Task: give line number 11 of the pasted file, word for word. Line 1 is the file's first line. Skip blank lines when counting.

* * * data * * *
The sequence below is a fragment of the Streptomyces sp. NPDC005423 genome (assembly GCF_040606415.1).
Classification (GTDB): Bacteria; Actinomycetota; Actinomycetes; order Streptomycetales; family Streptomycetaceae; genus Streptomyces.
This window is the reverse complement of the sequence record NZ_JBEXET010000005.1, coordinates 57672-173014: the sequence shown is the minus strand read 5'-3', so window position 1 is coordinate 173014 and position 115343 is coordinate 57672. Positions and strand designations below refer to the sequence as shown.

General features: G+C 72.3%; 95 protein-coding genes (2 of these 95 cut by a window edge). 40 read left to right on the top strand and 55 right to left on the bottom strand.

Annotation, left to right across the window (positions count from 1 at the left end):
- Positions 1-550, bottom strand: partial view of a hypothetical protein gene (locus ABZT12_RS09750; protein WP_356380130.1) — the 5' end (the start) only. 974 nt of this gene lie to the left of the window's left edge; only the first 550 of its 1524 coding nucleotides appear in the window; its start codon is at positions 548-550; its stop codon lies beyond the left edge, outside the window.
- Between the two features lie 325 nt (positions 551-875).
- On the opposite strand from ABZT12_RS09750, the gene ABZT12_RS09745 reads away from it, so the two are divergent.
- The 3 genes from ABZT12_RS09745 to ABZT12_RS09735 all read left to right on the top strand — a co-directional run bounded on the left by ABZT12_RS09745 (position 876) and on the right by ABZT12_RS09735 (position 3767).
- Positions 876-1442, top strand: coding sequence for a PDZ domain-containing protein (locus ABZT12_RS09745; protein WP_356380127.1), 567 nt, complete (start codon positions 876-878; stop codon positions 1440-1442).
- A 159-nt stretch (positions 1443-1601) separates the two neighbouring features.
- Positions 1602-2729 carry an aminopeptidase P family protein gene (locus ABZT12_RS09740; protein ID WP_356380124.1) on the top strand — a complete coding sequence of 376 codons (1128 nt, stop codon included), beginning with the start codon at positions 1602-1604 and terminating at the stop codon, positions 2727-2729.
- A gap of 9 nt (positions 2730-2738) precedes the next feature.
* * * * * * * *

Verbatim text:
- A 159-nt stretch (positions 1443-1601) separates the two neighbouring features.